Monday, May 12, 2008

Hot Spot: Gold River; Part 2

There in our back-o'-nowhere version of a cul-de-sac, in the scrappy remains of what once was a noble coastal subalpine forest, we set up camp, ate, drank & told stories around a raging fire. Throughout the afternoon & evening the cloud cover had all but vanished, leaving us with clear mountain views & a setting sun that painted the snow-laden high peaks of the Strathcona with orange & pink alpenglow.





We drank a lot of beer, celebrating our good fortune & the fact that 36 hours in, Schertzl had somehow managed to avoid sabotaging the trip with some kind of ridiculous injury or accident. Jakub, the Czech, opened & passed around a bottle of hooch. I crept off to my tent & drifted off, listening for the chugging noise of the morning's first whitewater between the frequent howls & cackles coming from the fire ring.

Our morning plan was to expedite shuttle & breakfast & try to get on the river early-ish so we could make quick work of the Lower Ucona before tackling another river objective in the evening. Shane & I ran vehicles down to our takeout at the confluence of the Ucona & the Gold, & came back to a hot breakfast waiting for us. Ryan had done the short hike down to where we'd left boats at riverside & reported that the level had come up.

Our post-coffee wake-up call would be "peel out of eddy, drop into tight mini-gorge".


Bryan Smith about to wipe the sleep out of his eyes.


Shane forgetting all about his bad dream about not passing the Bar exam


Tretwold boofing-up on the right side of the bed

The geology of this first gorge was similar to that of the middle stretch & of Pamela Creek's creamy white granite. It continued that way for maybe another mile, with intermittent class III & IV & occasional vertical-walled sections. Rather abruptly the geology changed, & the appearance of chunky boulder obstacles became common.


Downstream view without "chunky boulder obstacles"


Upstream View with "chunky boulder obstacles"

While studying the maps the night before, Shane had said, "Here's our first red flag," pointing at the topographic feature due south forming the river-left canyon wall ... "Crumble Mountain." Appropriately, the canyon downstream of here, was not only steep, very deep & narrow, but also choked-off in many places with monstrous boulders that had broken off the canyon walls. These boulders lying on bedrock & pinched between walls formed the majority of the seivey rapids. As Jeff R. had mentioned in the comments section on the previous post, parts of the Lower Ucona were very reminiscent of Ernie's Canyon near Seattle .. which translates to "Please try to avoid contact with rocks & walls." We rounded a corner in a flatwater section & the river-right wall soared upward over a thousand feet. "Remember, river-left is our friend," Chris said.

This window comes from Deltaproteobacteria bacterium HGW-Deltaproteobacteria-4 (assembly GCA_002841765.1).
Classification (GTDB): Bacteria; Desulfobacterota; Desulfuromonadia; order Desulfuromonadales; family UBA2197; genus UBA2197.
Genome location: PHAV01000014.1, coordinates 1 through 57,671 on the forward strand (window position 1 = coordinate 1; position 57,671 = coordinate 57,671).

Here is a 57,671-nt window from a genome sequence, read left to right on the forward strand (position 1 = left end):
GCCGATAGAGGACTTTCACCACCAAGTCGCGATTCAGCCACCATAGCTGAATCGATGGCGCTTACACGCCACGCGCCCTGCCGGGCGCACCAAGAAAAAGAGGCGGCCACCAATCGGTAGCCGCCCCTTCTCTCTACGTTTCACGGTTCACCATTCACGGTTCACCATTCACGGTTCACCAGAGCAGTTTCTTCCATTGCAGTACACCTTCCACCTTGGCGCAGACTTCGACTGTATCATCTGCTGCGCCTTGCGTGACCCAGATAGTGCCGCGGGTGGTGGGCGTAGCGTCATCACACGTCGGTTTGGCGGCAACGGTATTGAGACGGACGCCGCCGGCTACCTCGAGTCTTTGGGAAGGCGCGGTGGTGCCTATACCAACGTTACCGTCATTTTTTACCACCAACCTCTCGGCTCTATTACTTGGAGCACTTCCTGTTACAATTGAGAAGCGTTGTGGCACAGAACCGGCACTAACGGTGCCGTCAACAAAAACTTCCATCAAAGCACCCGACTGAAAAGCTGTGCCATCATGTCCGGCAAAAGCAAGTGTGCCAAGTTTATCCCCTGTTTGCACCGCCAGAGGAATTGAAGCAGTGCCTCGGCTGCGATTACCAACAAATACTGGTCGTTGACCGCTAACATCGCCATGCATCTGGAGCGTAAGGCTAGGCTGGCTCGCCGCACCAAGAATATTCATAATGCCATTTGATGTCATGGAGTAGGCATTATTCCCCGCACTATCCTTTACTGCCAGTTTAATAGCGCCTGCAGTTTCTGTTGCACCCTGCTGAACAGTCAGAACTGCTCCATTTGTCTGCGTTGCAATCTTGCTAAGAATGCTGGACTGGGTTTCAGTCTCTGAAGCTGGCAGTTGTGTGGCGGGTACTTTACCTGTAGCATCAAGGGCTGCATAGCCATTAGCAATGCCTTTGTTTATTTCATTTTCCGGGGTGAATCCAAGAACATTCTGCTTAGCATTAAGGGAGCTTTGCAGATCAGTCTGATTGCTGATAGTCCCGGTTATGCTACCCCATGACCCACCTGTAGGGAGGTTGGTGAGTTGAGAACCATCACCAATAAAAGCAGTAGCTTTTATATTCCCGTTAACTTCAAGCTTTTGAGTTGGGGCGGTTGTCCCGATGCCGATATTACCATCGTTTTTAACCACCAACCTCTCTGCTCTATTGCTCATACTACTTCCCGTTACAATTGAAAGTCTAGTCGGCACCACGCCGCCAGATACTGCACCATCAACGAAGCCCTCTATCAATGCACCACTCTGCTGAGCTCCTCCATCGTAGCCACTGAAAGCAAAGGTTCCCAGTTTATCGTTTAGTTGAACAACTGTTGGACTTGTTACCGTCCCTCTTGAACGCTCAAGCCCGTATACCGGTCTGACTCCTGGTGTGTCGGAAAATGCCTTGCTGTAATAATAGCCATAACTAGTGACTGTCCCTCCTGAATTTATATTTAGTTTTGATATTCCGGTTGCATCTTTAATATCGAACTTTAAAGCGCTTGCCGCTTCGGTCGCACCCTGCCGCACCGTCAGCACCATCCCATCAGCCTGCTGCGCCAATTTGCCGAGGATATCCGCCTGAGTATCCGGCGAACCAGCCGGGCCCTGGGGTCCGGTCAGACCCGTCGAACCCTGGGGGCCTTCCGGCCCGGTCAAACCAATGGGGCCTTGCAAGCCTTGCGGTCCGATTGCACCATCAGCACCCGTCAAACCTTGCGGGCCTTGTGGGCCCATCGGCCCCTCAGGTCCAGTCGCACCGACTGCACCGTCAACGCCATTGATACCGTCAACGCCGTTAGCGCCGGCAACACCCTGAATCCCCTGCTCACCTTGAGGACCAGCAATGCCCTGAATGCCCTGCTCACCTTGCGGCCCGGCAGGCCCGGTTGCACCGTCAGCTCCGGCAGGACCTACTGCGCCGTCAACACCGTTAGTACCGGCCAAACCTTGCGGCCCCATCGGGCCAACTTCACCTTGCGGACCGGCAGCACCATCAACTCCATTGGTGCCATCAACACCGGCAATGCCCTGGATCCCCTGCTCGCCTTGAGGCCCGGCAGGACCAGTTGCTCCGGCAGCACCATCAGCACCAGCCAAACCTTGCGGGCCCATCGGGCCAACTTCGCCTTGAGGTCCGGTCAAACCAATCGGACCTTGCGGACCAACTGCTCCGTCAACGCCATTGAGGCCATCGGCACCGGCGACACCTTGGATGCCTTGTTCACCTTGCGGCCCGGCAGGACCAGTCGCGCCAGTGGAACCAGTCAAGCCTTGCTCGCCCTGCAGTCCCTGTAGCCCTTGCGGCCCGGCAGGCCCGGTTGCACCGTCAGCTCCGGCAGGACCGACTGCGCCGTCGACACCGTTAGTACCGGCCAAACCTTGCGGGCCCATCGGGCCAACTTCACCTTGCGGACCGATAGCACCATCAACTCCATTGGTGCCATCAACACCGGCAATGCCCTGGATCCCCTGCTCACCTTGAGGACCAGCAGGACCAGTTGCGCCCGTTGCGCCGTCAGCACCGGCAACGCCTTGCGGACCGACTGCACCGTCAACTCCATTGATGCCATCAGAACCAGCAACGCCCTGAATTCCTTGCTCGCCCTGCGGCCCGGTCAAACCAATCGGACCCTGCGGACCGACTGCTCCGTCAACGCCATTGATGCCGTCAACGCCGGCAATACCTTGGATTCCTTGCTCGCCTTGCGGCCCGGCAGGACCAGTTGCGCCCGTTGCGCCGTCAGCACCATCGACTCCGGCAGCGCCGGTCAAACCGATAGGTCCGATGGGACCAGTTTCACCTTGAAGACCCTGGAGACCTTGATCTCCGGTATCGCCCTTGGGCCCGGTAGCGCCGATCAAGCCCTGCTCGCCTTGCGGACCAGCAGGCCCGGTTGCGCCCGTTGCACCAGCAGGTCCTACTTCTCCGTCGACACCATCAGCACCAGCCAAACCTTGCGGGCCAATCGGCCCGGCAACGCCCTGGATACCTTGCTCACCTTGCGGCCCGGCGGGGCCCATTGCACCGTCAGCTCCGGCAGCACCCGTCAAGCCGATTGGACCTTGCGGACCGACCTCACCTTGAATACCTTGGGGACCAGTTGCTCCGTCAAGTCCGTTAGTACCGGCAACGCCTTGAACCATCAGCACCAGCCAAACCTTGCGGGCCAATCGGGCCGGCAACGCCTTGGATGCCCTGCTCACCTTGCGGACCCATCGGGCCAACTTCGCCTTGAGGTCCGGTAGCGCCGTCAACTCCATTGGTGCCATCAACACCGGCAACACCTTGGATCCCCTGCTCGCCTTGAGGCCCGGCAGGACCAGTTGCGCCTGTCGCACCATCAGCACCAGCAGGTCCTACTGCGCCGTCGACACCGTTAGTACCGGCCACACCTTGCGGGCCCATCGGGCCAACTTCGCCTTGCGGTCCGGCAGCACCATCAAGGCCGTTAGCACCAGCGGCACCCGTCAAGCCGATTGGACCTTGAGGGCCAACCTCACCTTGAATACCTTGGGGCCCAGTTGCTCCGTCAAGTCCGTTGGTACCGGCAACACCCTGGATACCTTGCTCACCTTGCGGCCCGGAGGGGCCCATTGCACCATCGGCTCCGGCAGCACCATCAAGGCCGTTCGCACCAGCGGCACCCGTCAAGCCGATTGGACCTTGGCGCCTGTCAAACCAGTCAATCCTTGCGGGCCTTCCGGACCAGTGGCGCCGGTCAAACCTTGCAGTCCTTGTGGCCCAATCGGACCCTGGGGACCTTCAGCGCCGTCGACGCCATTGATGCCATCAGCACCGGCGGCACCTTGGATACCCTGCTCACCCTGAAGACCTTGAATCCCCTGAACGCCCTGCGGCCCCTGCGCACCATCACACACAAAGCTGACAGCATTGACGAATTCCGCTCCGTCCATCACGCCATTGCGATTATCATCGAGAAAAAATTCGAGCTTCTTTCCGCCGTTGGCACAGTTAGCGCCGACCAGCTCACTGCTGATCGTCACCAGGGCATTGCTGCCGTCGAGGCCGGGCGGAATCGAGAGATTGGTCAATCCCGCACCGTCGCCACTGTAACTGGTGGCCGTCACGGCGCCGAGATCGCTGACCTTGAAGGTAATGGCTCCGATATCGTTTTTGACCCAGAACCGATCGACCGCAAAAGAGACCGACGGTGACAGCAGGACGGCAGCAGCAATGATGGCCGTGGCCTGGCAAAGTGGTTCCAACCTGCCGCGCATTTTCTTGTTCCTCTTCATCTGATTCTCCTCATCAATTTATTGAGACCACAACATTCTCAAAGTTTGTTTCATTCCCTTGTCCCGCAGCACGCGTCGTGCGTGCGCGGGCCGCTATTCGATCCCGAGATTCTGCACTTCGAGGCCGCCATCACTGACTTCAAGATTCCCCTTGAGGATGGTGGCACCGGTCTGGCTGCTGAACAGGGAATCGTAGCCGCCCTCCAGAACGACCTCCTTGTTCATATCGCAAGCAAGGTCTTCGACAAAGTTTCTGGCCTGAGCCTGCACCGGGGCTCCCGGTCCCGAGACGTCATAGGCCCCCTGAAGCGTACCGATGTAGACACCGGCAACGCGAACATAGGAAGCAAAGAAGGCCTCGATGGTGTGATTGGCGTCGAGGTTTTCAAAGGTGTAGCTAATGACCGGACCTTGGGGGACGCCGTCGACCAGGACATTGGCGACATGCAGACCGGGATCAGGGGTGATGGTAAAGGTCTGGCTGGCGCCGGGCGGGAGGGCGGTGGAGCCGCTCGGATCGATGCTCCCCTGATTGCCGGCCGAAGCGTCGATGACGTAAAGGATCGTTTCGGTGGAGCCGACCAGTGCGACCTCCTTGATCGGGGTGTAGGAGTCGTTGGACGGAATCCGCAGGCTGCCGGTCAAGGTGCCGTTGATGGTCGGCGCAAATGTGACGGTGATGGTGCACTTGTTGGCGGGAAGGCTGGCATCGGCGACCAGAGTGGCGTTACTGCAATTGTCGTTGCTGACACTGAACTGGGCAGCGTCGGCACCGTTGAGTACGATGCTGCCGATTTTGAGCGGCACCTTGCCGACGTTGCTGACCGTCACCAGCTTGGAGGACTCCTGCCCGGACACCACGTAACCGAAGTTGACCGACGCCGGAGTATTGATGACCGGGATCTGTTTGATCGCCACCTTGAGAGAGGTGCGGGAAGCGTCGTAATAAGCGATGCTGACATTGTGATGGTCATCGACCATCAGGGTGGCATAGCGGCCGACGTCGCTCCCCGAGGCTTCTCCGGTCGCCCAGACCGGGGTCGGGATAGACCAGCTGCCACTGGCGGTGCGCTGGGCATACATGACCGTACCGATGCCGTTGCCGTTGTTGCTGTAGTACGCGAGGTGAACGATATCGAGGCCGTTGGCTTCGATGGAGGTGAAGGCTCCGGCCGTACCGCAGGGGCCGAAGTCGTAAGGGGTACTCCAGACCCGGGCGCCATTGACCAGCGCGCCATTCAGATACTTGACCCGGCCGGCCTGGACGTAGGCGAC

Jakub on a random rapid


Shane about to get all Air Jordan


The author of this here blog post, gunnin' for a slot. Photo by Jakub Drnec, not by me.

We ran a handful of fun rapids before being faced with hideous boulder shut-down. We could have really screwed ourselves here, having gotten a little greedy with a series of fun boofs which lured us into a totally walled-in gorge section. Fortunately, we were able to squeak through the upper bit of this zone in our boats on river-right & portage easily down the rest. This put us deeper into the gorge with no real egress in sight, but everything we saw downstream indicated that it would be manageable at river level .. so we ate lunch & pushed on, which really was our only option anyway.